Like many people around the world right now, Sten Tamkivi is currently working from home.
After joining Skype as an early executive and helping build it into a unicorn startup, Tamkivi founded his own Estonian startup, Teleport, with fellow former Skype colleagues. They build software that helps people find the best place to live and work around the world – and move there. That company has since been acquired by Topia where he is now Chief Product Officer.
The ‘startup’ he is growing at home now is not a business, however, but rather the baby that he is currently on parental leave to care for.
“That’s my next big thing at the moment,” smiles Tamkivi. “Successfully completing my paternity leave and releasing a happy and healthy toddler into the world.”
Skype was the first unicorn in Estonia and also the whole Nordic region. Tamkivi is conscious of the fact that Europe as a whole still has relatively few unicorns compared to the US and Asia. Estonia is a notable exception, however, having developed even more unicorns since Skype.
The baby may be entering a world of nearly eight billion people but a mere 1.3 million of them live here in Estonia, a northern European nation of forests, bogs, and medieval streets. Despite this, Estonia is now the birthplace of FIVE so-called unicorns – a company valued at more than $1 billion. Skype is one of them. The others are TransferWise, PlayTech, Bolt, and now Pipedrive just added to the list. Beyond that, Estonia has a thousand more promising startups – nearly five times the European average per capita – eager to be the next Unicorn. So what makes Estonia of all places such an unlikely unicorn factory, you might be wondering. We asked some of the key insiders, like Tamkivi, for their perspective.
He attributes the success of Estonia’s startups to a supportive ecosystem, which is welcoming to fellow founders from around the world, a regulatory environment designed to support investment and global growth, a strong digital infrastructure, and a healthy work-life balance that supports creativity.
“Contrary to popular belief, being part of a small country is a big advantage. We have to build small teams, be agile, and achieve more with less. That’s actually the foundation for a good startup.”
One example of that positive work-life balance is Estonia’s parental leave policy, which Tamkivi is currently benefiting from. It is, arguably, the best parental leave policy in the world and includes 1.5 years of a full wage paid by the state to either parent, which can be shared on a rolling basis. An increasing number of male founders are taking at least a portion of this responsibility and therefore establishing a trend that positively impacts the entire family.
Ultimately though, Tamkivi says that whether startups register as legal entities in Estonia is less important to our country as the quality of connections they have here. TransferWise, he notes as an example, is registered abroad but still has a deep and mutually beneficial connection with Estonia, something he is passionate about.
Tamkivi has a key role in one other Estonian startup to do just that – the actual state itsef. He’s on the board of the Estonian government’s e-Residency programme, which was created in 2014 to scale up the country and create more meaningful connections around the world by offering Estonian digital services to citizens of other countries. The programme has been so successful that several countries have launched their own variations of e-Residency while many more are planning to launch their own in the near future.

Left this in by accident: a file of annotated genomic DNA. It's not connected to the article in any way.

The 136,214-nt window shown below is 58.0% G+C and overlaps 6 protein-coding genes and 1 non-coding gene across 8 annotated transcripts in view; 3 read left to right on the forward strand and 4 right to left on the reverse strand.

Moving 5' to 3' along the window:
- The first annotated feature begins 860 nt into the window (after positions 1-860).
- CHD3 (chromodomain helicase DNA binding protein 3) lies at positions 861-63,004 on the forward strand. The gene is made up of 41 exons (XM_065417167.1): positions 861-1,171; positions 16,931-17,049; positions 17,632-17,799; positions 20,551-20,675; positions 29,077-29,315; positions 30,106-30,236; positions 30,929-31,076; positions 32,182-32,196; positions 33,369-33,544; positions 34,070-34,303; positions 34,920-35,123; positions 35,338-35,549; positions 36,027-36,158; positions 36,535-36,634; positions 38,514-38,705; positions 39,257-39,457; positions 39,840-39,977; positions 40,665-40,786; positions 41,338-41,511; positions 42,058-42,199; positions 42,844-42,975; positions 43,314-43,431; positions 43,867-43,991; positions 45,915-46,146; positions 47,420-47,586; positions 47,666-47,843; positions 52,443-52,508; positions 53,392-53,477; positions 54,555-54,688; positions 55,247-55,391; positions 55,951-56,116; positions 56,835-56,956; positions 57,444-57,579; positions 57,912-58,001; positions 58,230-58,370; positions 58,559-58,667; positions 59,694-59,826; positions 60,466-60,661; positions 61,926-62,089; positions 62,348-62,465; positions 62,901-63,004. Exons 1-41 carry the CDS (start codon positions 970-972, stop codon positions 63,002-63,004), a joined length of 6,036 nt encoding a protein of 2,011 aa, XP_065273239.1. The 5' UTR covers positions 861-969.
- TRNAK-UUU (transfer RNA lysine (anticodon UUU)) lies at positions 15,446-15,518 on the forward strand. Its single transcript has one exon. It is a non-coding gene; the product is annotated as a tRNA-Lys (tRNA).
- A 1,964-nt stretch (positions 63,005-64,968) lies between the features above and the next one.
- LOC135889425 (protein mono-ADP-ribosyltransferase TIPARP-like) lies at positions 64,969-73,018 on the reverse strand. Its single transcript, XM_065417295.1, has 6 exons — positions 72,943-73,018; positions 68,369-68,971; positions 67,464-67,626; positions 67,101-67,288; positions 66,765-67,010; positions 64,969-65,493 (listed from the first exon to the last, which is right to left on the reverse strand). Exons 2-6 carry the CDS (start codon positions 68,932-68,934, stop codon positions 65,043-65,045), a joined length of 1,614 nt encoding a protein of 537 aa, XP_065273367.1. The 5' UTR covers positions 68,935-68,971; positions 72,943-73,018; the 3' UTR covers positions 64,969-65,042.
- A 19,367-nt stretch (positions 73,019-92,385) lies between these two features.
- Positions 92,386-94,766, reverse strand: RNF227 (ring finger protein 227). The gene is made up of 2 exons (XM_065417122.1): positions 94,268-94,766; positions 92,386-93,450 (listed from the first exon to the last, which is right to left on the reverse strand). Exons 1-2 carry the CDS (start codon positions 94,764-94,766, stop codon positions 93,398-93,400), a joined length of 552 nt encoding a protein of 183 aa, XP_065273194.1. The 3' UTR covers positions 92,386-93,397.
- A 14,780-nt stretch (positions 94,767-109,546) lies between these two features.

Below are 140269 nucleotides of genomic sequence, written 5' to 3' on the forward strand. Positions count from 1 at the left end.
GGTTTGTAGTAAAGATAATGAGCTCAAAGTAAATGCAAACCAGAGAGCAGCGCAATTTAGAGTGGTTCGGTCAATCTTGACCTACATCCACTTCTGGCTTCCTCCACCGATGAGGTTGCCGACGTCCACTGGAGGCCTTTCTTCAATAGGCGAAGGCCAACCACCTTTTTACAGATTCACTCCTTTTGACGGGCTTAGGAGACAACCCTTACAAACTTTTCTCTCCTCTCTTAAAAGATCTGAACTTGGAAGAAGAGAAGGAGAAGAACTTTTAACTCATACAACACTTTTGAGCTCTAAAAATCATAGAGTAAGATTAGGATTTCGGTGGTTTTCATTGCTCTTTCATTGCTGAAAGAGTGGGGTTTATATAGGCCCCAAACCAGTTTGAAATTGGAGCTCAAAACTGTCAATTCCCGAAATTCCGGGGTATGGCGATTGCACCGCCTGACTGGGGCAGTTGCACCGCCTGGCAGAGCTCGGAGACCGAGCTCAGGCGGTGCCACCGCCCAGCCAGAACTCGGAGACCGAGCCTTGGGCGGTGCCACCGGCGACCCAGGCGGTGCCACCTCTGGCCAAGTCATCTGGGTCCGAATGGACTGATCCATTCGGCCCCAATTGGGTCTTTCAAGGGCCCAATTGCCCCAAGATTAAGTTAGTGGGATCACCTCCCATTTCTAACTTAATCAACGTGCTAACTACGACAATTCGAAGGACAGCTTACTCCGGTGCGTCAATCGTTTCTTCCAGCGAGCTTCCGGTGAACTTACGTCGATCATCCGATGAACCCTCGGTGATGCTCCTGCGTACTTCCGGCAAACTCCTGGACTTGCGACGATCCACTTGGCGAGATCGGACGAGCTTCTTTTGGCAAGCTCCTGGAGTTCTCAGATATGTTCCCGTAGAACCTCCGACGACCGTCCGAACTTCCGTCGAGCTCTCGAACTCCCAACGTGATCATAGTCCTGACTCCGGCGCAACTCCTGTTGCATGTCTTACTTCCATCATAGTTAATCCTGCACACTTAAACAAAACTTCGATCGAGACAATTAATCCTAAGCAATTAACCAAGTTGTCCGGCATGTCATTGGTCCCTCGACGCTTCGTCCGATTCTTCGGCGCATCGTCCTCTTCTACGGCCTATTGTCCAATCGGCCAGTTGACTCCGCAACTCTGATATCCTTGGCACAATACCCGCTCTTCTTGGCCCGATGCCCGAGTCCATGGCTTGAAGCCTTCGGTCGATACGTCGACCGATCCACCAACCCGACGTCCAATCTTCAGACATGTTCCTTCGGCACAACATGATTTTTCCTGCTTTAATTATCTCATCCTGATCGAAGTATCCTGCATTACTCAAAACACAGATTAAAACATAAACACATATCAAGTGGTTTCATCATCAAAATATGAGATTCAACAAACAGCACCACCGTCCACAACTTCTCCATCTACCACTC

Tamkivi is also an angel investor, although he is hesitant to predict Estonia’s next unicorn before they have the results in the bag because, he says, there are so many amazing teams out there with potential. There are huge pains in global markets waiting to be solved, but that alone is still not enough. Tamkivi says startups also need a massive effort and a sheer amount of luck, even with a supportive business environment like Estonia’s.
Estonia’s next unicorns
Tamkivi highlights Salv, Pactum, Xolo and Supervaisor as early stage startups in Estonia with that potential to solve huge global pain points, and also notes Veriff, Starship Technologies, and Skeleton Technologies as the Estonian startups that are currently closest to a $1 billion valuation.
“Ten or fifteen years ago, a private tech company valued at $1 billion seemed so absurd,” reflects Tamkivi. “But the full power of technology is changing that. Now investors are talking about decacorns, which is a company valued at over $10 billion, or unicoins, which is a crypto company whose tokens have a market value of more than $1 billion.”
Ultimately though, Tamkivi says these valuations are just a moment in time, important as an indicator of market expectations, but not as important as the way in which these companies impact real people’s lives.
“We could talk about Bolt now being worth more than a $1 billion, but it’s more important that it helps put bread on the table of 1.5 million drivers around the world and has helped 50 million people get to where they need to go. That’s the actual impact worth measuring. We must also consider how they reduce the negative impact of that, such as through environmental sustainability initiatives like the Tech Green Pledge.”
Tamkivi is equally impressed by Pipedrive, Estonia’s fifth unicorn, for similar reasons.
“Pipedrive has 80,000 companies using them,” he points out. “That translates to a few million humans who can do their work better as a result.”
Relatively few of these people may know that Pipedrive was born in Estonia – or perhaps even be able to find it on a map – but the benefits of Estonia’s business environment are now reaching them too.
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